Honeybee-inspired model to help build flying robots
A computer model that shows how honeybees use vision to detect the movement of the world around them and avoid crashing can lead to develop better aerial robotics and autonomous robots, scientists have revealed.
London: A computer model that shows how honeybees use vision to detect the movement of the world around them and avoid crashing can lead to develop better aerial robotics and autonomous robots, scientists have revealed.
Led by Alexander Cope from University of Sheffield, the study shows how bees estimate the speed of motion or optic flow of the visual world around them and use this to control their flight.
The model is based on honeybees who, despite having a brain of only one million neurons (in comparison to the human brain's 100 billion), are excellent navigators and explorers and use vision extensively in these tasks.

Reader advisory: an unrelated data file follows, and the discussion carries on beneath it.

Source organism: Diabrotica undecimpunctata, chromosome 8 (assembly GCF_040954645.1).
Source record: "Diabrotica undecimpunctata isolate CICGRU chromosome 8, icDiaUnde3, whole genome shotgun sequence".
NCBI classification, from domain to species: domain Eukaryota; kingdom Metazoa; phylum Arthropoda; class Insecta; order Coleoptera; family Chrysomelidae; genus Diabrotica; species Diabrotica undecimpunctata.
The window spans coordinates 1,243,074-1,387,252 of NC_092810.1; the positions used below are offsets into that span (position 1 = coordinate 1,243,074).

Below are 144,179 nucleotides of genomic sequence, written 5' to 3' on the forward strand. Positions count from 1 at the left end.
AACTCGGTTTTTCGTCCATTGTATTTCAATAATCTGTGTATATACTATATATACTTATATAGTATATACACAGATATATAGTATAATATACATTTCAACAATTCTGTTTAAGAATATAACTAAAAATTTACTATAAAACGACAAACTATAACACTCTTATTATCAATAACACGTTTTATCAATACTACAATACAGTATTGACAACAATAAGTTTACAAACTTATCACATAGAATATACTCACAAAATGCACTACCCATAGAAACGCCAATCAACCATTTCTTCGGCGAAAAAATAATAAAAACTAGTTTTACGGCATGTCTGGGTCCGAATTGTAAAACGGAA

"Understanding how bees avoid walls and what information they can use to navigate, moves us closer to the development of efficient algorithms for navigation and routing which would greatly enhance the performance of autonomous flying robotics”, said Cope.
"This is the reason why bees are confused by windows since they are transparent they generate hardly any optic flow as bees approach them,” added professor James Marshall.
The model shows how bees are capable of navigating complex environments by using a simple extension to the known neural circuits, within the environment of a virtual world.
It then reproduces the detailed behaviour of real bees by using optic flow to fly down a corridor and also matches up with how their neurons respond.
This research ultimately shows that how a bee moves determines what features in the world it sees.
The research, published in PLOS Computational Biology, is an important step in understanding how the bee brain processes the visual world and will aid the development of robotics.